Dear JA --
I think it’s useful to think in terms of different
kinds of investigations. The dictionary definition of ‘investigate’
is to ‘observe, study or closely examine’. All the practical work involving
first hand study of materials would therefore be called investigation
(or inquiry, since this is defined in terms of investigation).
There are different kinds of investigation, however,
which emphasize different process skills and are appropriate for investigating
different kinds of questions. The main types are:
- information-seeking -- investigations carried
out to see what happens, either as a natural process unfolds or when
some action is taken, e.g., seeing eggs hatch, raising butterflies
or silk worms, observing the expansion of water on freezing, seeing
what things dissolve in water. They emphasise observation and communication
skills. They are relevant at all stages but particularly for younger
- comparing or fair testing -- investigation
that often begin from a ‘which is best?’ question. Which detergent
washes the clothes best? Which fertilizer is best for the plants?
Which paper towel is best for mopping up water? The first step in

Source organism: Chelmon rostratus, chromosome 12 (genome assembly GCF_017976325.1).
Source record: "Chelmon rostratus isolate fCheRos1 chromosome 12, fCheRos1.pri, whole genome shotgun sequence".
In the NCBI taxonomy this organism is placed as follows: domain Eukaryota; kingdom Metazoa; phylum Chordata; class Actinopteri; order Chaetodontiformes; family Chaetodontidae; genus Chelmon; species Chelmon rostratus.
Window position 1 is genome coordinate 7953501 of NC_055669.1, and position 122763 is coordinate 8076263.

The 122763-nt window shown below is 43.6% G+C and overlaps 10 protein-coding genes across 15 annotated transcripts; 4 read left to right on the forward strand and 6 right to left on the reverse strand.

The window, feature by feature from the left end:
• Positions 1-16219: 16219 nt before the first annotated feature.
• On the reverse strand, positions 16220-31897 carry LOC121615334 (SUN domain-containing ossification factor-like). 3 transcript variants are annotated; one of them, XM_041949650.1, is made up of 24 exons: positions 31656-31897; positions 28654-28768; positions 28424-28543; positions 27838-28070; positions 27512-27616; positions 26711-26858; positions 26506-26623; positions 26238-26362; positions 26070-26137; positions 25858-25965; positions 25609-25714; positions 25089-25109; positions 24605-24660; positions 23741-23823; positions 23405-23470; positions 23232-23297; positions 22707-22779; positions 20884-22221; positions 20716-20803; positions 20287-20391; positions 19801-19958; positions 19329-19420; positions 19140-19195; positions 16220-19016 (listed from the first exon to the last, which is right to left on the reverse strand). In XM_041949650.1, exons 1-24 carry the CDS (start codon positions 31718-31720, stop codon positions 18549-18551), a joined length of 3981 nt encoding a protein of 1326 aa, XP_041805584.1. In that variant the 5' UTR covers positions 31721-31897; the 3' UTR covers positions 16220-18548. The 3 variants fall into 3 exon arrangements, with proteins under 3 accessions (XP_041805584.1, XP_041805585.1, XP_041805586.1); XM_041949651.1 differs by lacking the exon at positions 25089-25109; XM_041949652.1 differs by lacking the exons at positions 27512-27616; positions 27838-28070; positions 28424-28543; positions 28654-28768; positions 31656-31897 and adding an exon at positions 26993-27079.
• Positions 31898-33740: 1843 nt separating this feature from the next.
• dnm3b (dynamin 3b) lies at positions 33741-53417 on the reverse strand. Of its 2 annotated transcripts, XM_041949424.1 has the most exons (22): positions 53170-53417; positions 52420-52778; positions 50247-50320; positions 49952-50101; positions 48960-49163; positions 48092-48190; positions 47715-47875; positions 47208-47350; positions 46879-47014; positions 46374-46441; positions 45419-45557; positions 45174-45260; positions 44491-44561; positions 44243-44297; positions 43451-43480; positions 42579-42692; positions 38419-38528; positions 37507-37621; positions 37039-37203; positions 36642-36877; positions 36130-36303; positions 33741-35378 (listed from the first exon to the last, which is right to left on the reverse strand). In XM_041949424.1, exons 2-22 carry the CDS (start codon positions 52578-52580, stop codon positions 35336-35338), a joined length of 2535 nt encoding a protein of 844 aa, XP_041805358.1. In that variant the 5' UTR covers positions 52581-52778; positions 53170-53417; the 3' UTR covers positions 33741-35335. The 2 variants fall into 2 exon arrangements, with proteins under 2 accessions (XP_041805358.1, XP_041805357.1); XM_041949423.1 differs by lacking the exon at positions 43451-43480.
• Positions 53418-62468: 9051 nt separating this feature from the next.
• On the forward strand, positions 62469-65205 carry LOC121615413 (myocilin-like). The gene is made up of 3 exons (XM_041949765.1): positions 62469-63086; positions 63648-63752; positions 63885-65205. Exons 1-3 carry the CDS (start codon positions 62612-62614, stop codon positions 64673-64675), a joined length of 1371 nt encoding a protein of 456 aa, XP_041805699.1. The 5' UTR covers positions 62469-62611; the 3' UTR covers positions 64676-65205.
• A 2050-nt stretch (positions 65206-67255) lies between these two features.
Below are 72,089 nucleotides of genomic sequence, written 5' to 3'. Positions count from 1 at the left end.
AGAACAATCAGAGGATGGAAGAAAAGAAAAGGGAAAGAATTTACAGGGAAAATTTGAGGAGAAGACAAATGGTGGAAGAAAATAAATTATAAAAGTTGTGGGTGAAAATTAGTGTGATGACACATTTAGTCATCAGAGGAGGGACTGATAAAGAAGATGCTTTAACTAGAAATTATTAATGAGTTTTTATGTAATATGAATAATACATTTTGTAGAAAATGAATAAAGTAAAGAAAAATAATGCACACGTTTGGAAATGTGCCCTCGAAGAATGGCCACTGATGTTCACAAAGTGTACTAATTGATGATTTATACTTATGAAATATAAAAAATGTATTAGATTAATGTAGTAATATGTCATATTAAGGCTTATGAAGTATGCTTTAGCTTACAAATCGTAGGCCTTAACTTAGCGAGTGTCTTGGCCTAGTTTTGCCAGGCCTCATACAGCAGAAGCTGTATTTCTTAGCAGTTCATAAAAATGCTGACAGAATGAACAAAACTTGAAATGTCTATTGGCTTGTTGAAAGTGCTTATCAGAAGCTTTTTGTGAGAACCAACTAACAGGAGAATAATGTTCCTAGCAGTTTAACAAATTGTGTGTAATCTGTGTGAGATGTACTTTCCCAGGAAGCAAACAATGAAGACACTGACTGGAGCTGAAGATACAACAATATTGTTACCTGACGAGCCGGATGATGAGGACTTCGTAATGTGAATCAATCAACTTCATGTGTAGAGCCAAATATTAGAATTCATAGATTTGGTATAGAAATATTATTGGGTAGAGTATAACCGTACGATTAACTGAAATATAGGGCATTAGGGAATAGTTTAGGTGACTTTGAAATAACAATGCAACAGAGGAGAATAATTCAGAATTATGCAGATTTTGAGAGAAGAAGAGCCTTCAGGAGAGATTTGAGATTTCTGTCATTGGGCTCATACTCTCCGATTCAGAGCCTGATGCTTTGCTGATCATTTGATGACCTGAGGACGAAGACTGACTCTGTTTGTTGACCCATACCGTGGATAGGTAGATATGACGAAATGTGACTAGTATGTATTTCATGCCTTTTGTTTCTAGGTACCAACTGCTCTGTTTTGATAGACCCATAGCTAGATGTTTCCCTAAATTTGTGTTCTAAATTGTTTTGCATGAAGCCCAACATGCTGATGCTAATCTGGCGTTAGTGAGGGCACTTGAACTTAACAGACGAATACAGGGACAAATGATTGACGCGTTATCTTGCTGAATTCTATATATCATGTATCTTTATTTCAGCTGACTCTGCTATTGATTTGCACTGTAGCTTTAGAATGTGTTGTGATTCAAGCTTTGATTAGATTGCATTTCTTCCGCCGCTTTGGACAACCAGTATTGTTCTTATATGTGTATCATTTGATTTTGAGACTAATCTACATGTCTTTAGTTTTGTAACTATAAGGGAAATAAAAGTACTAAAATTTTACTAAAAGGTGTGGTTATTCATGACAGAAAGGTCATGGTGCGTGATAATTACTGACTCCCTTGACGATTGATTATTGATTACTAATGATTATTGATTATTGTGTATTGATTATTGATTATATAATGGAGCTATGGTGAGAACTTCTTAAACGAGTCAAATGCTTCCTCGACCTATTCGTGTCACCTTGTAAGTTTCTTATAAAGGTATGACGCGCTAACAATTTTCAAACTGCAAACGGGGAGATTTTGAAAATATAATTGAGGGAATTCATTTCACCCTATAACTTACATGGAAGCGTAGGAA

these investigations is to turn the question into an investigable
one by specifying the meaning of ‘best’ in a way that identifies the
basis of comparison. So ‘which type of sugar dissolves best?’ has
to be turned into, for example, ‘which type of sugar dissolves most
quickly?’ These are popular and useful investigations since they involve
children in identifying and controlling variables (amount of sugar,
amount of water, temperature of water, presence or absence of stirring,
etc). They also have the appeal of yielding information about real
things from the actions carried out by the children. However it’s
necessary to avoid a routine or formulaic approach, when the value
for thinking becomes diminished.
- pattern-finding -- investigations that
apply where there is a relationship to be found between variables,
e.g., the note produced by blowing across the top of a bottle with
different amounts of water in it; the direction of a shadow cast by
the sun and the time of day; the number of turns given to a wind-up
toy and how far it will go. These investigations involve the same
skills as ‘comparing’ investigations since the effect of changes in
one variable have to be tested fairly, with other variables or conditions
kept the same, but there is the added emphasis on interpreting data.
- hypothesis-generating -- investigations
which seek explanations to things such as: the appearance of dew on
grass overnight; the misting of windows in certain conditions; the
echo of foot-steps in some places; the behaviour of a ‘Cartesian diver’.
The explanations are often in terms of the conditions or events that
are associated with these observations rather than general scientific
principles. The investigations begin with open-ended exploration of
the phenomenon leading to the generation of a range of possible explanations.